14 October 2014

The situation of Iraq’s minorities is one of unfolding catastrophe, say Minority Rights Group International (MRG) and the Ceasefire Centre for Civilian Rights, in the first comprehensive report on religious and ethnic minorities published since the advance of the Islamic State of Iraq and al-Sham (ISIS) in the country.

In the first nine months of 2014, over 12,000 civilians have been killed in Iraq, and minorities – including Chaldo-Assyrian and Armenian Christians, Turkmen, Yezidis, Kaka’i, Shabak, Sabean-Mandaeans, Baha’i, Faili Kurds, Black Iraqis and Roma - have been among the primary targets, say the rights organisations.

In areas controlled by ISIS, minorities have been subject to summary executions, forced conversions, kidnappings, torture, sexual violence and destruction of property. At least half a million have been forced to flee Ninewa, home to minority communities for thousands of years, with little more than the clothes on their backs.

‘With terrifying speed, ISIS is completing a process of ethnic cleansing that has been underway for years. Many minority communities have been reduced in size by emigration and killing to the point that they are now in danger of extinction,’ says Mark Lattimer, MRG’s Executive Director. However, 2014 did not mark the beginning of the crisis for Iraq’s minorities. For years MRG has been documenting assassinations, torture, kidnappings, armed robberies, and bombings targeting their religious rituals.  ‘Since minorities generally do not have their own militias or tribal protection structures like the majority groups in society, they are especially vulnerable. The federal government of Iraq has shown that it is either unable or unwilling to protect the safety of minorities. In the vast majority of cases, investigations are not properly conducted and the perpetrators of attacks go unpunished, often with indications of official complicity,’ adds Lattimer. Across Iraq, the minorities who do remain live in constant fear for their safety, says the report. Their religious sites are the target of attacks and they are afraid of openly displaying their religious identities. Their areas suffer from deliberate neglect and they face high barriers in accessing education, employment, housing, healthcare and other essential services.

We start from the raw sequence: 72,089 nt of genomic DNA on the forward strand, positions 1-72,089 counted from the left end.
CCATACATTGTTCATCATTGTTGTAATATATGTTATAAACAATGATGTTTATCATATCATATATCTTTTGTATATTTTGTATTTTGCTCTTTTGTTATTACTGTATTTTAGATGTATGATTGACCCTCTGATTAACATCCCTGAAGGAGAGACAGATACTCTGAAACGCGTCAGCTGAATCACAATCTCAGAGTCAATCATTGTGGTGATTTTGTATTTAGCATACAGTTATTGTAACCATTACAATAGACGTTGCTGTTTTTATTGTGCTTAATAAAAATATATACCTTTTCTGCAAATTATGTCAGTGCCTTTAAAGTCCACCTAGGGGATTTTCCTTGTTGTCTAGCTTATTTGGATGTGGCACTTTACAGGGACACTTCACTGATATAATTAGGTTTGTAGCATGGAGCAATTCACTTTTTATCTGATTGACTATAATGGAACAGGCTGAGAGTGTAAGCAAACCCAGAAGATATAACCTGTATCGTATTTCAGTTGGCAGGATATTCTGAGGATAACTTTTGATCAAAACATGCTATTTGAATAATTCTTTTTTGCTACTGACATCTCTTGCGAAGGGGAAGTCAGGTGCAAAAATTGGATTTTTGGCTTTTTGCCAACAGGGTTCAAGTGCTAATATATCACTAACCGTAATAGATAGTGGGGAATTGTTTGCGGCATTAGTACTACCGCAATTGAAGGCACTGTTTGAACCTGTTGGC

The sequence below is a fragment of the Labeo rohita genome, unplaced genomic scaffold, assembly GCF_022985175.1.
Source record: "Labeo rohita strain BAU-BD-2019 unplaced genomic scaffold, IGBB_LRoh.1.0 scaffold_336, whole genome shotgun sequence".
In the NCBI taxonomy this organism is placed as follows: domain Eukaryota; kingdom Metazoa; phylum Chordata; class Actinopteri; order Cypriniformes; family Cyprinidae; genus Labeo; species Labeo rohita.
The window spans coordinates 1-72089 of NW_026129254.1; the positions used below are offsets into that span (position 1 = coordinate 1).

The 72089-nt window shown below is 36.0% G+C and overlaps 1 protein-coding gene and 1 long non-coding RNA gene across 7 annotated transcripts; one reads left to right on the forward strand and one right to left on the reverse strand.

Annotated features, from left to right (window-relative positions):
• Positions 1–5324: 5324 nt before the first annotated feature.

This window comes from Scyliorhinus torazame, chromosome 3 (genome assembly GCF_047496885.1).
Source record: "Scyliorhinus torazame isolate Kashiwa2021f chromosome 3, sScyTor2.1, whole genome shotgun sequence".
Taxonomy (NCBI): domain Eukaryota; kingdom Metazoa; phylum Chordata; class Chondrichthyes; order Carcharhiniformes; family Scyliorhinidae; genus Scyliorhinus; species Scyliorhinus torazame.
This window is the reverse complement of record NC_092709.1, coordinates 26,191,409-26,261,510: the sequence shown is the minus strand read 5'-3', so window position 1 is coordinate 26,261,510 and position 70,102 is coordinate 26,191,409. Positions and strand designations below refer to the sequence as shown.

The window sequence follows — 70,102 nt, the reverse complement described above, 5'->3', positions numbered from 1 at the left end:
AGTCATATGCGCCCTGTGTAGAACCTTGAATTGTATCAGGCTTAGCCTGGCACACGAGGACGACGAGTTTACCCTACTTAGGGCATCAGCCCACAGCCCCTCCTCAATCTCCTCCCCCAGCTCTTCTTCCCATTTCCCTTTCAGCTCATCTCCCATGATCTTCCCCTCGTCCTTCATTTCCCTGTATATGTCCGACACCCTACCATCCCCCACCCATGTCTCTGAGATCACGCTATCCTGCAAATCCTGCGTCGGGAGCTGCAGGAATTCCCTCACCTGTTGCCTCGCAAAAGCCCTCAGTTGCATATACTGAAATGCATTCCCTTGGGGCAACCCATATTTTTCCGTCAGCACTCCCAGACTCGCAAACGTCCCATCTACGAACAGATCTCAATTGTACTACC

The report recommends urgent measures be taken to prevent further devastation for the country’s most vulnerable citizens. ‘The sectarianism gripping Iraq’s government and security forces must be reversed and those responsible for attacks on minorities should be held to account in Iraq, and internationally,’ says Mark Lattimer. ‘All parties to the conflict should abide by international humanitarian law and should prohibit any aerial bombardment, or other attack, expected to result in a disproportionate loss of civilian life.’ From Crisis to Catastrophe: the situation of minorities in Iraq, based on extensive research and recent interviews with minority activists, covers major human rights violations which took place in 2013-2014, as well as more long-term manifestations of discrimination present in the social, economic, political, legal and cultural fields.